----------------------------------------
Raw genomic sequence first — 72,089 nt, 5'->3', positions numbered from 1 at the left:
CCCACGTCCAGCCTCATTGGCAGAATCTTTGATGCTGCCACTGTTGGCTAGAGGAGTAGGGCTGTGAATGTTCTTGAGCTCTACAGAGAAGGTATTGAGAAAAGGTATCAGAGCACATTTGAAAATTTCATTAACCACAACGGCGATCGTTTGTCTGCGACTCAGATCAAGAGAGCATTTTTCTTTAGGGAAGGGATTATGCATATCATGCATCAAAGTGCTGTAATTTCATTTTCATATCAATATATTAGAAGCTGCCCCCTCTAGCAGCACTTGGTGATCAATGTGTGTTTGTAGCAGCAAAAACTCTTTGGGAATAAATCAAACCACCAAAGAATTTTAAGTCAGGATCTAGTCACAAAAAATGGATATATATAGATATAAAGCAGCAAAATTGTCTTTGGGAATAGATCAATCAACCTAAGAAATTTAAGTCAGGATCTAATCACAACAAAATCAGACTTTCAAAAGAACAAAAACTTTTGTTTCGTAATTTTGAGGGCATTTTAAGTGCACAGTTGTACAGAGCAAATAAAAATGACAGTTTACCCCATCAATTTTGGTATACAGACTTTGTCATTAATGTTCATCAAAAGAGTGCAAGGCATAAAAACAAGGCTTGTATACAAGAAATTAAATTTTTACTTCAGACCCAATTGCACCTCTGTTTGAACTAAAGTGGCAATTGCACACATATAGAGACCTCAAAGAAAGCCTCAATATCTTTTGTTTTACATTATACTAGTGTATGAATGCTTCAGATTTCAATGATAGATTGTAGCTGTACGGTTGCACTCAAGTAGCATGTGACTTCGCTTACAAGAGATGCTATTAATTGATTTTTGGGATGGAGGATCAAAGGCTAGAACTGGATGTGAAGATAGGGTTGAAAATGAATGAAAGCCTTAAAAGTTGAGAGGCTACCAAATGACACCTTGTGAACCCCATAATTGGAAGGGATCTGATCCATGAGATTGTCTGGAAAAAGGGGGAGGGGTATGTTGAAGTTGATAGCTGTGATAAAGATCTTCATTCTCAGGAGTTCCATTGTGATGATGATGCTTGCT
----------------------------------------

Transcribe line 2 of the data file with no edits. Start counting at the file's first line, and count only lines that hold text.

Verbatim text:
CCCACGTCCAGCCTCATTGGCAGAATCTTTGATGCTGCCACTGTTGGCTAGAGGAGTAGGGCTGTGAATGTTCTTGAGCTCTACAGAGAAGGTATTGAGAAAAGGTATCAGAGCACATTTGAAAATTTCATTAACCACAACGGCGATCGTTTGTCTGCGACTCAGATCAAGAGAGCATTTTTCTTTAGGGAAGGGATTATGCATATCATGCATCAAAGTGCTGTAATTTCATTTTCATATCAATATATTAGAAGCTGCCCCCTCTAGCAGCACTTGGTGATCAATGTGTGTTTGTAGCAGCAAAAACTCTTTGGGAATAAATCAAACCACCAAAGAATTTTAAGTCAGGATCTAGTCACAAAAAATGGATATATATAGATATAAAGCAGCAAAATTGTCTTTGGGAATAGATCAATCAACCTAAGAAATTTAAGTCAGGATCTAATCACAACAAAATCAGACTTTCAAAAGAACAAAAACTTTTGTTTCGTAATTTTGAGGGCATTTTAAGTGCACAGTTGTACAGAGCAAATAAAAATGACAGTTTACCCCATCAATTTTGGTATACAGACTTTGTCATTAATGTTCATCAAAAGAGTGCAAGGCATAAAAACAAGGCTTGTATACAAGAAATTAAATTTTTACTTCAGACCCAATTGCACCTCTGTTTGAACTAAAGTGGCAATTGCACACATATAGAGACCTCAAAGAAAGCCTCAATATCTTTTGTTTTACATTATACTAGTGTATGAATGCTTCAGATTTCAATGATAGATTGTAGCTGTACGGTTGCACTCAAGTAGCATGTGACTTCGCTTACAAGAGATGCTATTAATTGATTTTTGGGATGGAGGATCAAAGGCTAGAACTGGATGTGAAGATAGGGTTGAAAATGAATGAAAGCCTTAAAAGTTGAGAGGCTACCAAATGACACCTTGTGAACCCCATAATTGGAAGGGATCTGATCCATGAGATTGTCTGGAAAAAGGGGGAGGGGTATGTTGAAGTTGATAGCTGTGATAAAGATCTTCATTCTCAGGAGTTCCATTGTGATGATGATGCTTGCT